The point is you have to articulate and analyze what you are seeing. It’s the only way to take the sparks of thought in your brain and turn them into a coherent understanding that you can use for other things, whatever it may be (explaining it to others, writing an article about it, solving a personal problem, etc). Don’t worry about form over function here. It doesn’t matter if no one reads your blog posts, if your girlfriend/boyfriend only half understands your breathless explanations. Just do it.

Third, expose, then apply. Analogous thinking (where thinking from one domain is applied to another) is incredibly powerful—it’s where real creative breakthroughs happen. But you know, there are two critical ingredients there. An interest in something, and the initiative to try to translate it.

I remember exactly how I got into marketing. Before I worked for Tucker, before American Apparel, I had a job working at a restaurant between high school and college. I had developed a relationship with the owner, who could see I was more than just a kid. And I had been avidly reading these local political blogs and noticed that the bloggers would talk about stuff other than politics. I suggested that the guy offer a few of them free meals if they would come in and review the place. The bloggers gave him a bunch of free press. I think he paid me $250 for this idea. Even in my wildest expectations, I never would have guessed I would I later write a book about these exact kinds of transactions.

I was working as a server but I had learned and studied something on the side. I combined the two. My career followed. Connections between ideas don’t magically happen. Knowledge doesn’t become action on it’s own. You have to do it. But my idea was only possible because of step one and two—I’d taken some crappy job rather than sitting at home and I’d been fooling around learning and writing. Then I connected the two.

Read and learn widely, but apply those lessons to whatever you happen to be doing. Make connections–however absurd they may seem. You never know where it will lead.

“Many who have learned from Hesiod
the countless names of gods and monsters
never understand that night and day are one” – Heraclitus

The bottom line is that you can read the best books, have the best teachers and go to the best schools in the world, but compared to people who do things for a living, you’ll still be a fool. I love reading more than almost anything, probably more than I should. But even I’ll admit that it would be a waste of time if I just let it all accumulate in my head. More than that, I wouldn’t truly know what I’d read because I’d never put myself out there, applied it or made connections.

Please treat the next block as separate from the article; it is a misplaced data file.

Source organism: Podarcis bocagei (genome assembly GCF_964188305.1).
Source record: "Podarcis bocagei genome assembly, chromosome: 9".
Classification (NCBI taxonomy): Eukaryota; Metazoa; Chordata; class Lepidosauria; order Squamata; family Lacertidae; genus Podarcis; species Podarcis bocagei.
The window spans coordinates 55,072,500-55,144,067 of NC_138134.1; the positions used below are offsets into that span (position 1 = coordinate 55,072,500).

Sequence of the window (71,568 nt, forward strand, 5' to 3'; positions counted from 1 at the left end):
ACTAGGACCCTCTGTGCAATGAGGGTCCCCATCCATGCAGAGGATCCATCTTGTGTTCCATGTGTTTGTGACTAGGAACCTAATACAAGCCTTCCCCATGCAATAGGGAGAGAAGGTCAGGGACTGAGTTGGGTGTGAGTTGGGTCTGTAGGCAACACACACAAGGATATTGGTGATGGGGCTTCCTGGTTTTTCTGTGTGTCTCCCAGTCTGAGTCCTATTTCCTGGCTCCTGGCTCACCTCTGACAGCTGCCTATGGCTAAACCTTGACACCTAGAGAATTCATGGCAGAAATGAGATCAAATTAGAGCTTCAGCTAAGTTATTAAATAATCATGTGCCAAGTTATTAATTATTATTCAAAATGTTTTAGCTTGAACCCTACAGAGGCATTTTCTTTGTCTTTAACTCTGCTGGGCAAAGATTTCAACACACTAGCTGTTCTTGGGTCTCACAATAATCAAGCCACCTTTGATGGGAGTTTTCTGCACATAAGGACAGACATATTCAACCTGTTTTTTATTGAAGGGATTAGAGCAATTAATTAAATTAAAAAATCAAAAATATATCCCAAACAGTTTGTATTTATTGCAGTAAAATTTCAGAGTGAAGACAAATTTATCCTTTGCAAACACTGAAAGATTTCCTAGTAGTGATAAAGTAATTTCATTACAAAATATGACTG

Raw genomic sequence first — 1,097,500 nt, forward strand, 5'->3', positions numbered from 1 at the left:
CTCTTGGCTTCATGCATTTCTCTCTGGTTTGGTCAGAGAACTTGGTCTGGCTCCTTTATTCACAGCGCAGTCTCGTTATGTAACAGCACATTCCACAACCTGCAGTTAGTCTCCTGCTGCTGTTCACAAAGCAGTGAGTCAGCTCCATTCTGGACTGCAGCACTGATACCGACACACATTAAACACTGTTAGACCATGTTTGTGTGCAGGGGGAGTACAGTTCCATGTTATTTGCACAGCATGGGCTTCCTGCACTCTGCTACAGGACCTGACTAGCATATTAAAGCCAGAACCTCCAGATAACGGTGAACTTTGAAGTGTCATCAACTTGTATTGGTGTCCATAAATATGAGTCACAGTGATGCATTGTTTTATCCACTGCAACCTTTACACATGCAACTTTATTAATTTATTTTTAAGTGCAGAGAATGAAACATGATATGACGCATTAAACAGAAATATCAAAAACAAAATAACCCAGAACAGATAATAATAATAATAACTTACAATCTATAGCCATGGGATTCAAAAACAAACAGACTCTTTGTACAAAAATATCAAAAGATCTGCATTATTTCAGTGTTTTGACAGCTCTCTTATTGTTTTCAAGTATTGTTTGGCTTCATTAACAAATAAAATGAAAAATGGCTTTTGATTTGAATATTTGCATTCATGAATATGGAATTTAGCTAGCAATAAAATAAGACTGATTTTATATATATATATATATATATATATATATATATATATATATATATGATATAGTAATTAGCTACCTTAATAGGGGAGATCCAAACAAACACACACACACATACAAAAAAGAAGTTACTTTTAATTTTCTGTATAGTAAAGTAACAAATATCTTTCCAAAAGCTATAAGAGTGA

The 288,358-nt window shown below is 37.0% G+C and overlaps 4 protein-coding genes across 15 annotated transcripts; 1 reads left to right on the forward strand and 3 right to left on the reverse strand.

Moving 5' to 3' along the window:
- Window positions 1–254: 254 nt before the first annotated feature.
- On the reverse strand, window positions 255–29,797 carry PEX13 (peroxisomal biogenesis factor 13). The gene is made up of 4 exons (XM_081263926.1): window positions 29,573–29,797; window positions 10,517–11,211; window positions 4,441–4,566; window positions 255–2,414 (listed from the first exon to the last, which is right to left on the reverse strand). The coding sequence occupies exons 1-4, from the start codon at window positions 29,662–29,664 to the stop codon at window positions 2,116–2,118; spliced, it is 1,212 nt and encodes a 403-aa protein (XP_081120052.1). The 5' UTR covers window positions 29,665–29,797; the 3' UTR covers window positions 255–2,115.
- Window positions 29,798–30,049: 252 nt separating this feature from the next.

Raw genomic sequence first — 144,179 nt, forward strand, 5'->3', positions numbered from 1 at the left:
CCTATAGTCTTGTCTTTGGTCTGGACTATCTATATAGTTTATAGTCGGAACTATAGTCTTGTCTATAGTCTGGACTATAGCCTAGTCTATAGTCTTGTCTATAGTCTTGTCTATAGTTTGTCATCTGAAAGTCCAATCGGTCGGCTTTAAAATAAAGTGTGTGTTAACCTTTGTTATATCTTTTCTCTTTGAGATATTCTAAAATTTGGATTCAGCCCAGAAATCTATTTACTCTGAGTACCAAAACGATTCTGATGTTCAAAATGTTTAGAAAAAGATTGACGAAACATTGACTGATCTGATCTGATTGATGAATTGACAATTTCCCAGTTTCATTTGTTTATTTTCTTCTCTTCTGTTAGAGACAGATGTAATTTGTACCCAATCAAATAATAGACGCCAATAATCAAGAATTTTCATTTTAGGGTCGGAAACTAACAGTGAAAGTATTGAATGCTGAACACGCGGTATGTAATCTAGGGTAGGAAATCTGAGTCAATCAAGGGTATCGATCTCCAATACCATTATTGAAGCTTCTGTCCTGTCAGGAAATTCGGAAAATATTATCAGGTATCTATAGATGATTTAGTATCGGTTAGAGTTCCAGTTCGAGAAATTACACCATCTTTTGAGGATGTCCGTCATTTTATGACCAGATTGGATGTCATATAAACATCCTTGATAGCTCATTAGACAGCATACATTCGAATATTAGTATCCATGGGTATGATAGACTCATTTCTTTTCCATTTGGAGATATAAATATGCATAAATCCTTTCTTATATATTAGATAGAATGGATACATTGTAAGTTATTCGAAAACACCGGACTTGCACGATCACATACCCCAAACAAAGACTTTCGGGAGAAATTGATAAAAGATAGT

You can’t put your stamp on the world being a passive student. The proving grounds are in the real world. This means taking risks, it means exposing yourself to new things and putting your own spin on them.

So get going.

This column originally appeared on Thought Catalog. Comments can bee seen there.

How To Beat Procrastination

June 1, 2014 — 10 Comments

Being productive is really a battle. It’s the worst kind of battle: a battle against yourself.

When most people talk about productivity they miss the point. They talk about external distractions and minimizing those influences. They encourage all sorts of external productivity tools and services. That’s all great but it sort of shifts the blame from where it rightly lies: on us, on our tendencies.

The author Steven Pressfield calls this the Resistance. When we sit down to do any important project whether it’s writing a book or a business plan, we face Resistance. The bigger the project, the more vulnerable or creative it forces us to be, the stronger the resistance.

We’re not productive because of the Resistance. In other words, productivity is not a matter of organization or distractions, it is primarily a matter of dealing with and redirecting the Resistance.

I’ll give you an example. I am working on a book proposal right now that requires me to examine some uncomfortable stuff. I also don’t totally have a handle on the concept as a whole, which basically means that every second I work on it is excruciating and difficult.

This is the reason I seek the relief of distractions. It’s definitely not because I’m unorganized. So I pop open Facebook, I come up with reasons to call people, I go around and bother my animals. I say, “Hey, let’s go out to breakfast, I’ll work there,” even though I know that I won’t.

Now, I could eliminate those particular problems or throw away my car keys, but like any addict I’d just find a new one. You’d find me doing whatever the productivity-equivalent of drinking rubbing alcohol is. Anything to take the edge off.

God knows how much energy is wasted by creative people this way. It’s a nervous energy, a pain-driven energy that must be channeled and sloughed off. White knuckling it? Well, that’s not exactly a solution.

I’m reminded of a quote from the dog trainer Cesar Millan, “Never work against Mother Nature. You only succeed when you work with her.” But how do you work with something that tries to distract and undermine what you’ve set out to do?

The key is to find some way to harness and redirect that negative energy.